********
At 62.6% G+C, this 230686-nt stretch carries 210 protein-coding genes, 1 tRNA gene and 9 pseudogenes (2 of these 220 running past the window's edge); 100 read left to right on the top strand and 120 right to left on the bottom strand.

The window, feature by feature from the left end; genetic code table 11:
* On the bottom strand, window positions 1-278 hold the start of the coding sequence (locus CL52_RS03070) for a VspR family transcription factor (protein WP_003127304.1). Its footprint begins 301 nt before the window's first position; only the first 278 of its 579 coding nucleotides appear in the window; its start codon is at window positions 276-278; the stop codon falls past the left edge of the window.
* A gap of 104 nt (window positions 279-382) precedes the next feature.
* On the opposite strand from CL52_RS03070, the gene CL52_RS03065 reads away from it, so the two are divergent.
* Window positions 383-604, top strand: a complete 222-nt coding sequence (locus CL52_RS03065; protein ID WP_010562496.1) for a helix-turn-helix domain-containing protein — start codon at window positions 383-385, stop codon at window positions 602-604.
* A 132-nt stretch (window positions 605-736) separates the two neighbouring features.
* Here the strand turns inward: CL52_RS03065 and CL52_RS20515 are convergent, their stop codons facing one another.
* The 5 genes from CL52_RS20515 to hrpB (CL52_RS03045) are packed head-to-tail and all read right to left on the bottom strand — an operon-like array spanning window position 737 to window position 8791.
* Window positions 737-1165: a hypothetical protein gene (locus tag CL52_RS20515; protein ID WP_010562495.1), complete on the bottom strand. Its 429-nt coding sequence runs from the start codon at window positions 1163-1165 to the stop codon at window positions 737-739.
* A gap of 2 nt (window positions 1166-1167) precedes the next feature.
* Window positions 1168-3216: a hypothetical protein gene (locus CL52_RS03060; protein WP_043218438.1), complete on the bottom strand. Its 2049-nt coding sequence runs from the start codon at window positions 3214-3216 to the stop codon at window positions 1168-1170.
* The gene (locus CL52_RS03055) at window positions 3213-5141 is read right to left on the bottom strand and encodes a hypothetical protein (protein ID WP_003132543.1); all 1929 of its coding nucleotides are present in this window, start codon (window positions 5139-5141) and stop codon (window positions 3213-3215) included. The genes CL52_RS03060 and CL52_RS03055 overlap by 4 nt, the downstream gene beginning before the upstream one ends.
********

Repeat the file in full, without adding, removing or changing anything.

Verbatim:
At 62.6% G+C, this 230686-nt stretch carries 210 protein-coding genes, 1 tRNA gene and 9 pseudogenes (2 of these 220 running past the window's edge); 100 read left to right on the top strand and 120 right to left on the bottom strand.

The window, feature by feature from the left end; genetic code table 11:
* On the bottom strand, window positions 1-278 hold the start of the coding sequence (locus CL52_RS03070) for a VspR family transcription factor (protein WP_003127304.1). Its footprint begins 301 nt before the window's first position; only the first 278 of its 579 coding nucleotides appear in the window; its start codon is at window positions 276-278; the stop codon falls past the left edge of the window.
* A gap of 104 nt (window positions 279-382) precedes the next feature.
* On the opposite strand from CL52_RS03070, the gene CL52_RS03065 reads away from it, so the two are divergent.
* Window positions 383-604, top strand: a complete 222-nt coding sequence (locus CL52_RS03065; protein ID WP_010562496.1) for a helix-turn-helix domain-containing protein — start codon at window positions 383-385, stop codon at window positions 602-604.
* A 132-nt stretch (window positions 605-736) separates the two neighbouring features.
* Here the strand turns inward: CL52_RS03065 and CL52_RS20515 are convergent, their stop codons facing one another.
* The 5 genes from CL52_RS20515 to hrpB (CL52_RS03045) are packed head-to-tail and all read right to left on the bottom strand — an operon-like array spanning window position 737 to window position 8791.
* Window positions 737-1165: a hypothetical protein gene (locus tag CL52_RS20515; protein ID WP_010562495.1), complete on the bottom strand. Its 429-nt coding sequence runs from the start codon at window positions 1163-1165 to the stop codon at window positions 737-739.
* A gap of 2 nt (window positions 1166-1167) precedes the next feature.
* Window positions 1168-3216: a hypothetical protein gene (locus CL52_RS03060; protein WP_043218438.1), complete on the bottom strand. Its 2049-nt coding sequence runs from the start codon at window positions 3214-3216 to the stop codon at window positions 1168-1170.
* The gene (locus CL52_RS03055) at window positions 3213-5141 is read right to left on the bottom strand and encodes a hypothetical protein (protein ID WP_003132543.1); all 1929 of its coding nucleotides are present in this window, start codon (window positions 5139-5141) and stop codon (window positions 3213-3215) included. The genes CL52_RS03060 and CL52_RS03055 overlap by 4 nt, the downstream gene beginning before the upstream one ends.